Do you remember reading the novel of this classic adventure, originally published in 1826? If not, you can watch the movie tonight. It is set during the French and Indian War. It follows Hawkeye, a rugged frontiersman, as he teams up with the Mohican tribe and falls in love with Cora, the daughter of a British officer. Packed with breathtaking action, beautiful landscapes, and a passionate romance, this film immerses you in the turmoil of war and the unforgettable characters.

Native themes in this movie include the natural world, resilience, escape, pursuit, and rescue. 

The Last of the Mohicans has a 94% rating on Rotten Tomatoes – and we all know if Rotten Tomatoes likes it, then we all need to see it! 

Here is a 10/10 reviewer who didn’t expect this movie to be a favorite – but it turned out to be:

“This was one of those movies I didn't expect that much when I first saw it, so I was pleasantly surprised. Since then, it has skyrocketed to nearly the top on my list of all-time favorite films. I can't think of too many other adventure films that are better. Just a great, great movie.”

Stream on Amazon Prime Video

Smoke Signals (1998)

Here is another easygoing adventure movie for you and the family. In this comedy-drama, we follow the journey of Victor Joseph and Thomas Builds-the-Fire, two young Native American men from the Coeur d'Alene reservation. Their goal is to embark on a road trip to retrieve the ashes of Victor's estranged father. The adventure becomes much more than they expected it to be, making it a must-watch cinematic gem.

Identity and forgiveness are necessary lessons learned throughout the film. 

Rotten Tomatoes gives Smoke Signals a fair 81%, and 86% of Google reviewers liked it. 

This review comes from someone who believes Smoke Signals is more than fair: 

“Smoke Signals is one of the most unique movies I have ever seen. From the combinations of stories, characters, and filmmaking. The acting in this movie was witty, funny, serious, and heartbreaking all at the same time. Even though this is a movie about Native American culture, it is a movie that talks to everyone, no matter what their ethnic background may be. I am of Italian heritage, but this movie still got to me. It tackles issues of family, culture, and tradition, as well as friendship.”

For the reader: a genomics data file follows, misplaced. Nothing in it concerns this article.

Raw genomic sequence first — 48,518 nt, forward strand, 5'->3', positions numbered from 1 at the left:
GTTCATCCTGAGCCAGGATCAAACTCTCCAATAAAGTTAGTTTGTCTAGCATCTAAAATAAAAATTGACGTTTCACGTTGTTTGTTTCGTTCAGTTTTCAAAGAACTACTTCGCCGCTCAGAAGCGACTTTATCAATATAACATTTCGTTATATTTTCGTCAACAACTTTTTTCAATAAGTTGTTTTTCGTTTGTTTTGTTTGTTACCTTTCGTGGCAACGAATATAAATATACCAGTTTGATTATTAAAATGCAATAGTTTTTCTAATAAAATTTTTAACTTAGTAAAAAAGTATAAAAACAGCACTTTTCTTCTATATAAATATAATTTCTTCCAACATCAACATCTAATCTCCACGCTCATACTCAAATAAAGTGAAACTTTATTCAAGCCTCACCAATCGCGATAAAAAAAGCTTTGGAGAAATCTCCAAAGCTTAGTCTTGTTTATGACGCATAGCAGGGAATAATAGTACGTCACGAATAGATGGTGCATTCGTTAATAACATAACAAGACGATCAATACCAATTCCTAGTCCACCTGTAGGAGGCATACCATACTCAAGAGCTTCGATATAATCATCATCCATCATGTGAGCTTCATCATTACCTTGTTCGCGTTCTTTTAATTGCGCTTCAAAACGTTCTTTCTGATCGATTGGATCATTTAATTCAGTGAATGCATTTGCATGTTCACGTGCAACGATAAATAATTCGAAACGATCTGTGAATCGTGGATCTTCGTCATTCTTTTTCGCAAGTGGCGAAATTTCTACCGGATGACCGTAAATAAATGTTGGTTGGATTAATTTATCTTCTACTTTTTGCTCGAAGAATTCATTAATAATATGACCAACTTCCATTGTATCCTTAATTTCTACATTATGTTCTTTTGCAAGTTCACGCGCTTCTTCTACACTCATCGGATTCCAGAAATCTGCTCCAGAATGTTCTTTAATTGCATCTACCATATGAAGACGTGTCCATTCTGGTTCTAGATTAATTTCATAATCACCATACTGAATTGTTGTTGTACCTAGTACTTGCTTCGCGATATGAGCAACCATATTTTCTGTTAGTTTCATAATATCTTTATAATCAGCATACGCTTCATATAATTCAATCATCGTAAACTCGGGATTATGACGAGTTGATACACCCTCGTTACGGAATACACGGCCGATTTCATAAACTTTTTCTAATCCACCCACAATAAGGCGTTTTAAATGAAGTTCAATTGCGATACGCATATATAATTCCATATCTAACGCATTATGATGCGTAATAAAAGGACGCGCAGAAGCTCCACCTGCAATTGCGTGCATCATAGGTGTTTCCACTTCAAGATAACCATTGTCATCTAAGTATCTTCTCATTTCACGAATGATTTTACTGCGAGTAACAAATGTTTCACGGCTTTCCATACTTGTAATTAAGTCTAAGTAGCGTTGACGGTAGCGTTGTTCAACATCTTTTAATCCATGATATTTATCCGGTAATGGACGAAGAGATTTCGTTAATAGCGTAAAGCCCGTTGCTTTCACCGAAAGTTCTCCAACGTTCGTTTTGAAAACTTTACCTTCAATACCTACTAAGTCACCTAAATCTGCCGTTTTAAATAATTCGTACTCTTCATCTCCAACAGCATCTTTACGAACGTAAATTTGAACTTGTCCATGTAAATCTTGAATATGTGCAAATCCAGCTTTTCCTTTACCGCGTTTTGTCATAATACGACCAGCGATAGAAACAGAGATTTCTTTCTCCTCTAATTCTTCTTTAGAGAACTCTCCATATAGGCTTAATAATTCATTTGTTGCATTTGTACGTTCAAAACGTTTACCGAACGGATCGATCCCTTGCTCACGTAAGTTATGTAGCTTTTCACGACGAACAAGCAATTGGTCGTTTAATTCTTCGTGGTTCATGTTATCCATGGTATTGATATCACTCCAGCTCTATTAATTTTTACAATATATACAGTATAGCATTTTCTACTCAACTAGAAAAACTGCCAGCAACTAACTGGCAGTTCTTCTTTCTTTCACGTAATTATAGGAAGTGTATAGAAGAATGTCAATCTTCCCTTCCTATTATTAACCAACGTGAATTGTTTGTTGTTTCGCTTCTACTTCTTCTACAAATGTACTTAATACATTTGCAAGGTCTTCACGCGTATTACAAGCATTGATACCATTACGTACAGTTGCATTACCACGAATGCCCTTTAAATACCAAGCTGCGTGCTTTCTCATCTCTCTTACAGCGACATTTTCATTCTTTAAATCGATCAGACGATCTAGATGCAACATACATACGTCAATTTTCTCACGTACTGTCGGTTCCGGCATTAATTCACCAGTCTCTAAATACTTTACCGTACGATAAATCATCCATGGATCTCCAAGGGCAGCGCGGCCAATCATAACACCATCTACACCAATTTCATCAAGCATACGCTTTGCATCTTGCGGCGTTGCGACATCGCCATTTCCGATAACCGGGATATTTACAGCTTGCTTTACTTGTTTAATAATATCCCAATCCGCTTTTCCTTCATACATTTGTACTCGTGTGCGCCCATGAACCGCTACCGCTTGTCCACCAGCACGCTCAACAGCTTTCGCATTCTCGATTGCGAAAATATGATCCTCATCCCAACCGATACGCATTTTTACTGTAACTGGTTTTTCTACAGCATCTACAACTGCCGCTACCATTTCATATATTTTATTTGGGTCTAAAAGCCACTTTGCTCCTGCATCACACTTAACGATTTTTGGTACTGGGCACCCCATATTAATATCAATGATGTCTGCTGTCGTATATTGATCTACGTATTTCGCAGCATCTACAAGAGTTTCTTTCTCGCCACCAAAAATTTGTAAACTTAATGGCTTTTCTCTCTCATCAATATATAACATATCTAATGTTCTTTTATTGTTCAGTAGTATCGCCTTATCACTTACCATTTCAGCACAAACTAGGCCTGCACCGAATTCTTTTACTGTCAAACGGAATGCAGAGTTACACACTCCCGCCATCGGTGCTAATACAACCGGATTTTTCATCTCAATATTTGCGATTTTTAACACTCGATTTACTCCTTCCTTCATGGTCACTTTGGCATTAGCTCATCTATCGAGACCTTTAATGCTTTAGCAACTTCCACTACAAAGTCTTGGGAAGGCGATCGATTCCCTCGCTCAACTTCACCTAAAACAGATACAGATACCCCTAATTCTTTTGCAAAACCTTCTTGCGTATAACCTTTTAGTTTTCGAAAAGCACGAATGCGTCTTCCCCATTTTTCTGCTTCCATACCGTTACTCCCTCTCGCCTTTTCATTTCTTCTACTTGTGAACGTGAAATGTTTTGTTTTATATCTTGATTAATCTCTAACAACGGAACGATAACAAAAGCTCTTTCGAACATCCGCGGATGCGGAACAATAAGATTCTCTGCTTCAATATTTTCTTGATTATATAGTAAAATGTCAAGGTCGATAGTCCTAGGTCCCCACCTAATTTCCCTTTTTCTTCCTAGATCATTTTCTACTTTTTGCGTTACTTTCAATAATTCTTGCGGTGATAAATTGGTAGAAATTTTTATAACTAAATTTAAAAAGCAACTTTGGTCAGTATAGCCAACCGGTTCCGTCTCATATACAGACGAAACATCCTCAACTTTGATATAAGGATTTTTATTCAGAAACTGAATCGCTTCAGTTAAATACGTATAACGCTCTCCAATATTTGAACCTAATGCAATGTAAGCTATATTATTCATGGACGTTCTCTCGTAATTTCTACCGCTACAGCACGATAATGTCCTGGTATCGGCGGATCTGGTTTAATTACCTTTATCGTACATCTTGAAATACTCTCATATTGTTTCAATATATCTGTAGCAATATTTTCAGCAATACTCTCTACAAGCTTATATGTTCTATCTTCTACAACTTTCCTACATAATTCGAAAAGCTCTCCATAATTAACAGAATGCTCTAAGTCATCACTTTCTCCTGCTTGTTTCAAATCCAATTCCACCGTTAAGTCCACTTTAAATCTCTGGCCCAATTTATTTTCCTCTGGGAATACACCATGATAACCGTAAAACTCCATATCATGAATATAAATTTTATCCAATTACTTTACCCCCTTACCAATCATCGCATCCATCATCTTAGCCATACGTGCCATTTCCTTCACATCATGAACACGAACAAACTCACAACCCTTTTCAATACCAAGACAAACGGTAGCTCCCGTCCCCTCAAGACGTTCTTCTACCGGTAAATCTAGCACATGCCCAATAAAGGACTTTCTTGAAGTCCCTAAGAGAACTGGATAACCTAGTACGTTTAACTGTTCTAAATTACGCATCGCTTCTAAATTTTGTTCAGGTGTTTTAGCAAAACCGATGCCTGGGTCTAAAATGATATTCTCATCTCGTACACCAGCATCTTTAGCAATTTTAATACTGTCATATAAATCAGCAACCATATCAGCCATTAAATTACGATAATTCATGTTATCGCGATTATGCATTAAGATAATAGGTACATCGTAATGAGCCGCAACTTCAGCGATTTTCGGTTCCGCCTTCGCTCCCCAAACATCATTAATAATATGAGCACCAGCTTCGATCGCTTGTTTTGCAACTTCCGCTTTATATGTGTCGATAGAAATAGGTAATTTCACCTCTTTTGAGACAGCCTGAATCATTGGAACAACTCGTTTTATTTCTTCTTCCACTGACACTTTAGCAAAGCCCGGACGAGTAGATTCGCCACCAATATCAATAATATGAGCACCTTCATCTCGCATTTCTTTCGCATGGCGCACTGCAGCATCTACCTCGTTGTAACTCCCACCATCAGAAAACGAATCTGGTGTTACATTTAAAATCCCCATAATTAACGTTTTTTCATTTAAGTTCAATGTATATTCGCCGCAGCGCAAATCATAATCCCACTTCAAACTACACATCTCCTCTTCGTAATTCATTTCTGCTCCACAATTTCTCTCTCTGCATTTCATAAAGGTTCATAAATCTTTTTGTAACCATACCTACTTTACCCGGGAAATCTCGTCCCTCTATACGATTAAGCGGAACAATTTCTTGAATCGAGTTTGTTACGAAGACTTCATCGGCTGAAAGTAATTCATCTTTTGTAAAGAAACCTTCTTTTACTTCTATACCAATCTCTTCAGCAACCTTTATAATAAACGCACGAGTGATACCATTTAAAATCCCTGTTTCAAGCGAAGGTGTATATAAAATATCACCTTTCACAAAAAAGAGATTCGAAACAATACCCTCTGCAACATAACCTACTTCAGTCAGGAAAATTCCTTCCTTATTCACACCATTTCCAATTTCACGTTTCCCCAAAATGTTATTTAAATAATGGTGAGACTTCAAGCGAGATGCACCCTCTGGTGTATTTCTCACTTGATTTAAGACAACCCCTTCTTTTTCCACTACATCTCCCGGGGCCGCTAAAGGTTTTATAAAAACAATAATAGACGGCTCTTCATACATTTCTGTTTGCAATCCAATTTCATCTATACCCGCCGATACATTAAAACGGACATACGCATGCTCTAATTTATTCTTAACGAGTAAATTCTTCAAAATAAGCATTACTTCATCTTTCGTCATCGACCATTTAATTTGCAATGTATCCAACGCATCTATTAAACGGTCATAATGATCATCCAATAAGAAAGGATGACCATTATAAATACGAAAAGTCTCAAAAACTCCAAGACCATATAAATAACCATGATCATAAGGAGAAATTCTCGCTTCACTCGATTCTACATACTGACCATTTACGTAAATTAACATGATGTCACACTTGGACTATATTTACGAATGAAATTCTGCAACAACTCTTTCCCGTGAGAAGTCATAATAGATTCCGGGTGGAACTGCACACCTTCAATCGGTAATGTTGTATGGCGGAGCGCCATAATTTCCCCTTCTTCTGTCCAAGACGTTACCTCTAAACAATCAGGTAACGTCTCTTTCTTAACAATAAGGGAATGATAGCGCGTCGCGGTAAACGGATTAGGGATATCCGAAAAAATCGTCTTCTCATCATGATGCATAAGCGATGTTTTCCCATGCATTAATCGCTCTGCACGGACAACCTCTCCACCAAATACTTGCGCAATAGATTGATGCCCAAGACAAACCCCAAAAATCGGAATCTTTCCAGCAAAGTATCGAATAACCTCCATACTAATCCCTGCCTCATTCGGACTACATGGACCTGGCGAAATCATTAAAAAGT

Atanarjuat: The Fast Runner (2001)

If you’re looking for something different – maybe a longer movie or one with more depth, Atanarjuat: The Fast Runner might be what you’re looking for. This visually stunning Inuit film will transport you to a remote Arctic community. Set in a time of ancient legends and tribal conflicts, the film follows Atanarjuat, a skilled hunter, as he navigates life. With breathtaking landscapes and an engaging narrative, this film will immerse you in the world of Inuit folklore and traditions.

Native themes in this movie include love, betrayal, and survival. 

This movie is another winner if you follow Rotten Tomatoes – they give it a whopping 91%. 

An IMDb reviewer shares their remarkable opinion: 

“Perhaps the word that best describes this film is ‘remarkable.’ It is remarkable that it was made at all by an Inuit film company, remarkable that it was shot on location in the High Arctic in conditions of winter and summer, remarkable for its absolute authenticity, for its faithfulness both to its subject and to the Inuit culture, which transcends remarkable.”

Windtalkers (2002)

You may have heard of the story before – Windtalkers is based on the true story of Navajo code talkers during WWII. It follows Joe Enders, a Marine assigned to protect the code talkers who use their native language to transmit vital messages. As the chaos of war intensifies, Joe must grapple with the moral complexities of his mission and forge an unlikely bond with his Navajo comrade.

Loyalty and sacrifice shine throughout this film. 

This movie didn’t do too well on Rotten Tomatoes or IMDb, but that doesn’t mean you can’t watch it and see for yourself!